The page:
Q: What is a zero-knowledge proof?
A: A zero-knowledge proof (or ZKP) is a protocol allowing "one party (the prover) [to] prove to another party (the verifier) that a given statement is true [without] conveying any additional information". In the specific case of the RISC Zero ZKP system, the prover can run an agreed-upon function F, passing it secret input and generating both a public output and a 'receipt' of F’s correct execution. The prover can send this receipt to the verifier, who can then check it, and presuming it checks correctly, the verifier can be very sure that prover ran the function correctly and that it produced a specific output. See our explainer on the RISC Zero ZKP system for more details.
Q: How did you make your RISC-V circuit?
A: The RISC-V circuit is found in step.cpp.inc and is generated by the make-circuit program. It consists of:
- Code to emulate RISC-V, including decoding RISC-V instructions and constructing the execution trace.
- Code to evaluate the constraint polynomials that check the execution trace.
- Auxiliary data to support structures such as ‘taps’.
Because the data structures supporting all three of these need to match very carefully, we created a ‘circuit compiler’ program that generates code for all three of these systems.
Q: What exactly is the method ID and how can we use it to determine if program code is altered before execution?
A: To confirm an execution path is possible given a particular binary, we want to match a record of executed instruction cycles to the instructions loaded into the code columns of our proof system. Because we can't know which program instructions will be read before runtime, we match the observed execution path against a table of Merkle tree roots representing successively larger portions of the code columns, increasing by powers of two up to an upper limit. The method ID is the table of Merkle roots, and it allows us to efficiently match executed program instructions to a loaded binary representing many possible instructions.
Code Project Help
Q: What do I do with the proof receipt once I’ve created it?
A: The receipt can be serialized and sent over the network to the verifier. The verifier does not need to have access to the host code, but they do need the method ID of the expected program. The method ID is a required parameter for the receipt.verify() function and is used to confirm that the expected code was executed.
In our code examples, the proof receipt is generated and verified within the same program, but the most common use case is one in which the verification happens on another system.
Q: What types of programs does the zkVM support in Rust?
Guest / Host Interactions
Q: If the guest zkVM lives on the host machine, can’t the host still tamper with the compiled code?
A: Like other zk-STARKs, RISC Zero’s implementation makes it cryptographically infeasable to generate an invalid receipt:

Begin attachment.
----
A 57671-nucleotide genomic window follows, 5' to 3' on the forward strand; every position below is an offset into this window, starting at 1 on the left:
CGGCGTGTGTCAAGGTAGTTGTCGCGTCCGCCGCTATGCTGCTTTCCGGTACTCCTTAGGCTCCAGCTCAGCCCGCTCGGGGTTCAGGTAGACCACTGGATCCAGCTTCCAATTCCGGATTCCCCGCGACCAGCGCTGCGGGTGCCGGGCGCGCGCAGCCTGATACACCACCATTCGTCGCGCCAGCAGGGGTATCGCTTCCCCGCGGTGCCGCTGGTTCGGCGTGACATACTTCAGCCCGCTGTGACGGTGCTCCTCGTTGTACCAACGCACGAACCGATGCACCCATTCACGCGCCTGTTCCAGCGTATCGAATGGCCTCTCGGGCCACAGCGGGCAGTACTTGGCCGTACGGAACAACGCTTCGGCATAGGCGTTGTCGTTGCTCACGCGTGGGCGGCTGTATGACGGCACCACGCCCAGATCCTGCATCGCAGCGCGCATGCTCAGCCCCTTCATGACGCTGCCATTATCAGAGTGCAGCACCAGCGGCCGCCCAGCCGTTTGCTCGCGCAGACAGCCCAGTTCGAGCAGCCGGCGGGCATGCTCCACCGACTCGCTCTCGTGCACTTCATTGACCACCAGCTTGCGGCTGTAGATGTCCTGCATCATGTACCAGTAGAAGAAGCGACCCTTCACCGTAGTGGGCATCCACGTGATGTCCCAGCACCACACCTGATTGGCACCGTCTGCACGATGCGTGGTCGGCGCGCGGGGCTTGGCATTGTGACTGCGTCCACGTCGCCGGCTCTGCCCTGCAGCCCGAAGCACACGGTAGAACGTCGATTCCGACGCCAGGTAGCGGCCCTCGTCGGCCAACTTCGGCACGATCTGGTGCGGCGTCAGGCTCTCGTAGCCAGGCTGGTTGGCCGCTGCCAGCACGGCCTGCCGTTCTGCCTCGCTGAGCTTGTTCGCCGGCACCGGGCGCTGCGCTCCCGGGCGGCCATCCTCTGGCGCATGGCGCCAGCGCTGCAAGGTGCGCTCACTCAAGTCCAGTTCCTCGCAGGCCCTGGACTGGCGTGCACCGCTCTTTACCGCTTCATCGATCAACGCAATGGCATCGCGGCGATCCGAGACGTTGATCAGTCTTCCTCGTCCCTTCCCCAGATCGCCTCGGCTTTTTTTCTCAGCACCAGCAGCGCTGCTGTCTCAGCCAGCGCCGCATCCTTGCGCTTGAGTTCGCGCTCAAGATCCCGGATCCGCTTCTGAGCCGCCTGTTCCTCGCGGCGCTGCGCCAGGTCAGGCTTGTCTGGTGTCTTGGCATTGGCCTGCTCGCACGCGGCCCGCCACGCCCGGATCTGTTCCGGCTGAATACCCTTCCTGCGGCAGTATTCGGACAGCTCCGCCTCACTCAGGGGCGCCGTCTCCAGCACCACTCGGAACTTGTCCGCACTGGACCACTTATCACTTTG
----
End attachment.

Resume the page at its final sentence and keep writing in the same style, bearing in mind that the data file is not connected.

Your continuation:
- If the binary is modified, then the receipt’s seal will not match the method ID of the expected binary.
- If the execution is modified, then the execution trace will be invalid.
- If the output is modified, then the journal’s hash will not match the hash recorded in the receipt.
Q: When can information be shared with the guest zkVM? How do you prevent buffer overflows?
A: Data can be sent during program execution from the host to the guest via a memory map. The host-writeable memory is write-once, meaning that adjacent memory regions cannot be overwritten and executed.
Q: How do I know which computations should be performed in the guest zkVM, and which can be offloaded to the host?
A: If you don't need to perform a computation securely, if others don't rely on it, and if it doesn't produce outputs that others rely on, it can probably be performed outside of the zkVM.
However, consider that code run in the RISC Zero zkVM can be shown to behave as expected even on a host that is entirely untrusted. To get the most value out of this guarantee, we recommend dividing the computational labor with an untrusted host in mind. That is, other parties should not need to trust the host's output or operations in order to benefit from the work done in the zkVM.
Data Processing & Performance
Q: If I want the guest to process large volumes of data during execution, I might be constrained by space limitations. What are my options?
A: If data is loaded from the host to restrict guest program size, the most significant limitation on zkVM data processing is a constraint on instruction cycles. The zkVM supports programs up to a number of instruction cycles determined by the upper limit for the method ID (which must include a Merkle tree of all program instruction cycles). Loading data into the guest costs instruction cycles, as does data processing.
There are workarounds for data limitations if the data is only included to ensure that its integrity becomes part of the proof of computation. If the data can be processed externally and simply needs to be verifiably unchanged, consider processing data externally and sending the guest a Merkle proof or (if no processing is needed) generating a SHA of a large dataset.
In the future, we plan to lift these processing limitations (with execution time tradeoffs or sufficient hardware to parallelize instructions).
Q: What is the current recommended size of a program running on the zkVM?
A: Although the theoretical maximum size is 128 MB, we recommend that programs be kept no larger than ~1 MB to run on RISC Zero’s current zkVM implementation.
Q: I’d like to speed up the processing done inside the zkVM. What are my options?
A: For cryptographic operations, it is possible to build ‘accelerator’ circuits such as our implementation of SHA26. Fast cryptography is sufficient to support many ‘DeFi’ applications. For many other applications, it is possible to perform most computation on the host (outside the zkVM) and then verify the results in the zkVM.